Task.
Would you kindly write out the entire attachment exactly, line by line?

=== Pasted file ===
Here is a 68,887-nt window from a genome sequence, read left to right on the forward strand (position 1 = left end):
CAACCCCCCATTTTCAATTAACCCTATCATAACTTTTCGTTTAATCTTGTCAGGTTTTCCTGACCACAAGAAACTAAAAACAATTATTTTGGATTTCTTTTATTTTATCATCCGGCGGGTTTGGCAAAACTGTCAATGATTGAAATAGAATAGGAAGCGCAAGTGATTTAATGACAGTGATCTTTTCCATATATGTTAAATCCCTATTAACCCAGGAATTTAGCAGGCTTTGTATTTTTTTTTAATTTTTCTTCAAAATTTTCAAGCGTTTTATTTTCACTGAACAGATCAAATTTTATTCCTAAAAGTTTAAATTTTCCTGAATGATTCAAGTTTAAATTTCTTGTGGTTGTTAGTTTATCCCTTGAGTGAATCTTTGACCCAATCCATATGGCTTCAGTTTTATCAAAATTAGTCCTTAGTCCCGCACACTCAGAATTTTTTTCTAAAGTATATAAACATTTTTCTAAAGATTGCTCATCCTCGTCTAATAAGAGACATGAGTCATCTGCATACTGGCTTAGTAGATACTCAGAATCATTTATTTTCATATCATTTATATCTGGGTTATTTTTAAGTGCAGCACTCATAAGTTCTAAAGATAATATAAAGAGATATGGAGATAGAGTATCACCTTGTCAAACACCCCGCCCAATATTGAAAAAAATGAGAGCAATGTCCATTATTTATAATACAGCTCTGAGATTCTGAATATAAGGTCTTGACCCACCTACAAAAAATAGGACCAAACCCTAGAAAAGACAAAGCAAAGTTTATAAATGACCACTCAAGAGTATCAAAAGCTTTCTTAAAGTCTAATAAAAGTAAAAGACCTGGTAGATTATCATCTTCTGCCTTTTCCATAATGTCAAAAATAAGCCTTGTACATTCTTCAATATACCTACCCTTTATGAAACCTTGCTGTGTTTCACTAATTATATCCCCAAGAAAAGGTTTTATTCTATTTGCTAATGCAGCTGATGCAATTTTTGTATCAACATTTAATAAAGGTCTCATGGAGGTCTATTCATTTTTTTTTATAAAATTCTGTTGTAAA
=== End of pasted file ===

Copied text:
Here is a 68,887-nt window from a genome sequence, read left to right on the forward strand (position 1 = left end):
CAACCCCCCATTTTCAATTAACCCTATCATAACTTTTCGTTTAATCTTGTCAGGTTTTCCTGACCACAAGAAACTAAAAACAATTATTTTGGATTTCTTTTATTTTATCATCCGGCGGGTTTGGCAAAACTGTCAATGATTGAAATAGAATAGGAAGCGCAAGTGATTTAATGACAGTGATCTTTTCCATATATGTTAAATCCCTATTAACCCAGGAATTTAGCAGGCTTTGTATTTTTTTTTAATTTTTCTTCAAAATTTTCAAGCGTTTTATTTTCACTGAACAGATCAAATTTTATTCCTAAAAGTTTAAATTTTCCTGAATGATTCAAGTTTAAATTTCTTGTGGTTGTTAGTTTATCCCTTGAGTGAATCTTTGACCCAATCCATATGGCTTCAGTTTTATCAAAATTAGTCCTTAGTCCCGCACACTCAGAATTTTTTTCTAAAGTATATAAACATTTTTCTAAAGATTGCTCATCCTCGTCTAATAAGAGACATGAGTCATCTGCATACTGGCTTAGTAGATACTCAGAATCATTTATTTTCATATCATTTATATCTGGGTTATTTTTAAGTGCAGCACTCATAAGTTCTAAAGATAATATAAAGAGATATGGAGATAGAGTATCACCTTGTCAAACACCCCGCCCAATATTGAAAAAAATGAGAGCAATGTCCATTATTTATAATACAGCTCTGAGATTCTGAATATAAGGTCTTGACCCACCTACAAAAAATAGGACCAAACCCTAGAAAAGACAAAGCAAAGTTTATAAATGACCACTCAAGAGTATCAAAAGCTTTCTTAAAGTCTAATAAAAGTAAAAGACCTGGTAGATTATCATCTTCTGCCTTTTCCATAATGTCAAAAATAAGCCTTGTACATTCTTCAATATACCTACCCTTTATGAAACCTTGCTGTGTTTCACTAATTATATCCCCAAGAAAAGGTTTTATTCTATTTGCTAATGCAGCTGATGCAATTTTTGTATCAACATTTAATAAAGGTCTCATGGAGGTCTATTCATTTTTTTTTATAAAATTCTGTTGTAAA